Ciarán Murphy: All-Stars should not be all about the winners

Given the nature of modern championships, accolades should be spread more widely

TJ Reid is undoubtedly one of the best hurlers in the country. Photograph: James Crombie/Inpho

TJ Reid is undoubtedly one of the best hurlers in the country. Photograph: James Crombie/Inpho

 

It shouldn’t have come as too much of a surprise to see just how quickly conversation turned in the pubs around Croke Park on Sunday evening from the match we had just witnessed to the final destination of the Hurler of the Year award and the All-Stars.

Since their introduction in 1971, the All-Stars have been a hardy perennial of every Irish winter – a staple of pub talk in the run-up, and particularly in the aftermath. The first Hurler of the Year award was given at the award ceremony in 1995, has grown in stature every year and has now comprehensively replaced the Texaco award for Hurler of the Year in prestige.

This year promised to be radically different, however. In past years the All-Star teams were dominated by the teams who got to the All-Ireland semi-finals and finals – because they were successful, obviously, but also because they were the teams playing enough games for a player’s form to be accurately adjudged to have been exceptional.

Kilkenny played as many games in 2018 just to qualify for the Leinster final as they did in 2009 to win the All-Ireland title outright. Kilkenny ended up playing seven games this year, but had only one representative on the Sunday Game team of the year announced on Sunday night, usually a fair barometer of at least 11 or 12 of the final All-Star team.

Cultural shift

There is a cultural shift that needs to happen in the GAA when it comes to All-Star teams. How often on any given year could you say that the All-Star team aligns exactly with the best team in the country? I would say it would be rare indeed to have any more than eight or nine of the best players in their position on a given year’s All-Star team.

That was the way of things, and it made sense in a way. A man might have been in the form of his life, but we just didn’t see enough of him. You could hardly say that this year. Chris Crummey of Dublin played four games, and was man of the match in two of them, for instance. Four good games was enough to get Galway players back-to-back awards in the 1980s.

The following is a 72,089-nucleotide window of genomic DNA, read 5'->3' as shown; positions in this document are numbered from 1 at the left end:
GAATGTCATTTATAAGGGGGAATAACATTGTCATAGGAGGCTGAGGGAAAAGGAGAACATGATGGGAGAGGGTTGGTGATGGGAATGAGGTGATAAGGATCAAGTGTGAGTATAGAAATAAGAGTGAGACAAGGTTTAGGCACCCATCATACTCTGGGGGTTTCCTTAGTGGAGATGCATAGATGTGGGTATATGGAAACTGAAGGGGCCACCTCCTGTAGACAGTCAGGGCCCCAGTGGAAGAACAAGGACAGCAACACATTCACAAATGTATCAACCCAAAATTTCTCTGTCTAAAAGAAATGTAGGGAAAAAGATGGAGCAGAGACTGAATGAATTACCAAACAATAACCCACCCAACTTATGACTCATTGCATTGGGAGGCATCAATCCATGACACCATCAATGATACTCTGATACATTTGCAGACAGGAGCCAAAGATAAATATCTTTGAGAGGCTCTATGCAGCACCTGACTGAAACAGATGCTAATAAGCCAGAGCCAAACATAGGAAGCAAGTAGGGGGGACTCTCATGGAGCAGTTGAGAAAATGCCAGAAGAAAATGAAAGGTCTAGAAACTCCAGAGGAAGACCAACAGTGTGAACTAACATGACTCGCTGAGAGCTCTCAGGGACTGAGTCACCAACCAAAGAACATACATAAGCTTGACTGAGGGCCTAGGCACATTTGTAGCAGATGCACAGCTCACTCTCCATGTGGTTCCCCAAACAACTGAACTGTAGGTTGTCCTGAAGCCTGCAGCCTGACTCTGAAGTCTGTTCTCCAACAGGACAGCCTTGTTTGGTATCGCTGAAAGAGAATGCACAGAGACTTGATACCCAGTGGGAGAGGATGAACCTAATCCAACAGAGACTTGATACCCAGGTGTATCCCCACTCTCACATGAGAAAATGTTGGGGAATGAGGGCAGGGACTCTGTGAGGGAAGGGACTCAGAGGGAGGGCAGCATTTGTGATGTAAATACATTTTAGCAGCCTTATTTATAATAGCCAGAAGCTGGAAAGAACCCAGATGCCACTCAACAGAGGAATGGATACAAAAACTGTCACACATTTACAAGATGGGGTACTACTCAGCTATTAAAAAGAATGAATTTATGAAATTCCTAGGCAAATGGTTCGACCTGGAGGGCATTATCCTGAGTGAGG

If there was a transfer market in hurling, how long would it take you to pick up the phone and call for TJ Reid? You might have one phone call to make before then, maybe two ... but not many more than that. It is inarguable that he is one of the best hurlers in the country.

Did his performance levels drop even one iota this year? Absolutely not. This might have been the best year of his career, in some respects – certainly Kilkenny have never been more reliant on him. But he was nowhere to be seen on Sunday night. The team of the year gets picked apart enough as it is, and usually the furore around certain players’ omissions is a good guide for the selectors when it comes to the All-Star meetings.

Nature of the team

What I’m really talking about is the nature of the team itself. If TJ Reid really is one of the best hurlers in the country, and we get a look at him in at least five championship games every year, then that should be enough for us to hand him an All-Star at the end of every season. We’re just not entirely sure that’s what we want, though.

If you picked the best team in the country, then it stands to reason that there would be little in the way of real change from one November to the next. It is the consistency of the great ones that mark them out as great.

But we always feel there should be a place for the man who had a special, perhaps never-to-be-repeated, year above the man whose consistent excellence has been obvious for years. That’s why TJ Reid would be the best attacker on the Limerick team by a distance, but will more than likely be denied an All-Star by two or maybe even three Limerick forwards. It’s not a fetishisation of winners, necessarily, but it is seen as a just reward for going all the way.

The player of the year awards, for what it’s worth, suggest that culture could change over time. Three of the last four player of the year awards in football and hurling have been given to players on teams who didn’t win that year’s All-Ireland, and Pádraic Mannion appears to be most people’s choice for the personal accolade in hurling again this year.

In a championship structure that meant that usually only four teams played any more than three games, the old system glorified the winners and kept hidden the losers. That doesn’t have to be the case from now on.

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